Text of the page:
9 Grammatical Pitfalls
mid-14c., houpen, partly imitative, partly from Old French houper "to cry out," also imitative. It is attested as an interjection from at least mid-15c. The noun is recorded from c.1600. Extended form whoopee is attested from 1845, originally American English; whoopee cushion is attested from 1960. Phrase whoop it up "create a disturbance" is recorded from 1884. Expression whoop-de-do is recorded from 1929. Whooping cough (1739) is now the prevalent spelling of hooping cough; whooping crane is recorded from 1791.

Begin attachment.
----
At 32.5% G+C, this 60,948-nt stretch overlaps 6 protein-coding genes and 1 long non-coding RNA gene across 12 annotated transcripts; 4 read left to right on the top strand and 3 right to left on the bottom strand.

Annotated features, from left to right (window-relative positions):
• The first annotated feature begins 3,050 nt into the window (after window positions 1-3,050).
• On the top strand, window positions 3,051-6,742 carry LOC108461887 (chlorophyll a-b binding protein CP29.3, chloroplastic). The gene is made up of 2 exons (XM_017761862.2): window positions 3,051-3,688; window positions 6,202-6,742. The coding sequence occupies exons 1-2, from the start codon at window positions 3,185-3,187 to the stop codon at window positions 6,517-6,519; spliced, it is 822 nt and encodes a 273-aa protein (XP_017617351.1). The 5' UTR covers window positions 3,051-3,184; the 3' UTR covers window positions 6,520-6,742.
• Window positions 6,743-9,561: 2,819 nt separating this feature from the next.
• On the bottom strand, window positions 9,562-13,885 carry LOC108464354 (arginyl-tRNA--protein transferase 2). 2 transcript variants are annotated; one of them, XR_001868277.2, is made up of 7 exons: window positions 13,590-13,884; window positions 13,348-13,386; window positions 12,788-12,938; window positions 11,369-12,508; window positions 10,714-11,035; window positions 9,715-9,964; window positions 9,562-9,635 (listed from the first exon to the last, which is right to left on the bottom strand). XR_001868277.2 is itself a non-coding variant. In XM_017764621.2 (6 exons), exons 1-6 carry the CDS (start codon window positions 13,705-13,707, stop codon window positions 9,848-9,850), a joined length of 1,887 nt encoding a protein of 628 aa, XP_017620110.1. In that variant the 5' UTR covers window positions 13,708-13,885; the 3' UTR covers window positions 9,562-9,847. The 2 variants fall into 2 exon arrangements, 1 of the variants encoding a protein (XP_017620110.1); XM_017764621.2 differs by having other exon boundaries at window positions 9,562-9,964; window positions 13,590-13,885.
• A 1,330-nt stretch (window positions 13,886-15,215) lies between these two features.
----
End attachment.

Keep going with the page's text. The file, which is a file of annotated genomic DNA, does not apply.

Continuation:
whoop (hōōp, hwōōp, wōōp)
The paroxysmal gasp characteristic of whooping cough.
The totality; everything; the whole thing; the WHOLE SCHMEAR: We could move the whole shebang/ The whole shebang is festive, pleasantly show-offy and communal
[1895+; fr mid-1800s shebang, ''hut, hovel,'' perhaps fr Irish shebeen, ''cheap saloon,'' hence ''the house and everything in it'']